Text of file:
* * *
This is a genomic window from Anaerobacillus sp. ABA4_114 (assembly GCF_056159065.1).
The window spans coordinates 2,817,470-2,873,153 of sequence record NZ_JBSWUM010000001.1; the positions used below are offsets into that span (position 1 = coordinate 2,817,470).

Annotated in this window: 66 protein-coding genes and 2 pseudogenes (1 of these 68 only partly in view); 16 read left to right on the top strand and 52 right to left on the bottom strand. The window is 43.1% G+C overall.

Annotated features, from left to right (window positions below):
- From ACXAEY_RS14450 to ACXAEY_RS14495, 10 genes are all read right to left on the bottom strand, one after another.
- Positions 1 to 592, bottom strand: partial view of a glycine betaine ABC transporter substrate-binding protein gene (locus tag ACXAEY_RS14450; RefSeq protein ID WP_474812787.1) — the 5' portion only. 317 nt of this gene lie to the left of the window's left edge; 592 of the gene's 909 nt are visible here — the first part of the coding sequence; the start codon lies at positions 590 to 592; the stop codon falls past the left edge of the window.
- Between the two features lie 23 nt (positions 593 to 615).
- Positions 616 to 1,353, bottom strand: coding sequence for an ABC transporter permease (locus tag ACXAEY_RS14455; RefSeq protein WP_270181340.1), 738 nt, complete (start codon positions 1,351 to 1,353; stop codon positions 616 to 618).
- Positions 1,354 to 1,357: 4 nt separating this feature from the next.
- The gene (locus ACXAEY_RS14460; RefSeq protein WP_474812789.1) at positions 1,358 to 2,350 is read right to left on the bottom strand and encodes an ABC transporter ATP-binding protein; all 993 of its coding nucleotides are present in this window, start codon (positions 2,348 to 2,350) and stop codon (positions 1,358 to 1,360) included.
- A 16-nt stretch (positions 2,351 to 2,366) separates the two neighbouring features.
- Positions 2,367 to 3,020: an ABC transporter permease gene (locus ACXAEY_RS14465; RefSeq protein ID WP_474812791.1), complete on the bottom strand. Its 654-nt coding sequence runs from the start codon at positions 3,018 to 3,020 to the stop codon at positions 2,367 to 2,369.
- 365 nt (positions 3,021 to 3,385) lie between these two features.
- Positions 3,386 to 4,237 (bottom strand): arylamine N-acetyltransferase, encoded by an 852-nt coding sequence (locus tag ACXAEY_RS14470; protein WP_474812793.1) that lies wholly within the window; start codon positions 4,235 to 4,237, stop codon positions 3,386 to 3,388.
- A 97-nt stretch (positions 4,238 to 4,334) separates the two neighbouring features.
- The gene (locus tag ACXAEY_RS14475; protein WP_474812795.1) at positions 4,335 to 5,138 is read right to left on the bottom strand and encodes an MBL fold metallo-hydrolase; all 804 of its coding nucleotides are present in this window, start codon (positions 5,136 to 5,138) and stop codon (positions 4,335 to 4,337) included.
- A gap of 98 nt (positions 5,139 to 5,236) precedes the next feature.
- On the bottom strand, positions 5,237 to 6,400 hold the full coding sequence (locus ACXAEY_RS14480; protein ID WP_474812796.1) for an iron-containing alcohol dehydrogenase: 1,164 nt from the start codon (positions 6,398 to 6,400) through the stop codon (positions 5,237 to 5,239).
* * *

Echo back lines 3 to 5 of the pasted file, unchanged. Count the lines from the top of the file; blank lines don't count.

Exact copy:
Annotated in this window: 66 protein-coding genes and 2 pseudogenes (1 of these 68 only partly in view); 16 read left to right on the top strand and 52 right to left on the bottom strand. The window is 43.1% G+C overall.

Annotated features, from left to right (window positions below):
- From ACXAEY_RS14450 to ACXAEY_RS14495, 10 genes are all read right to left on the bottom strand, one after another.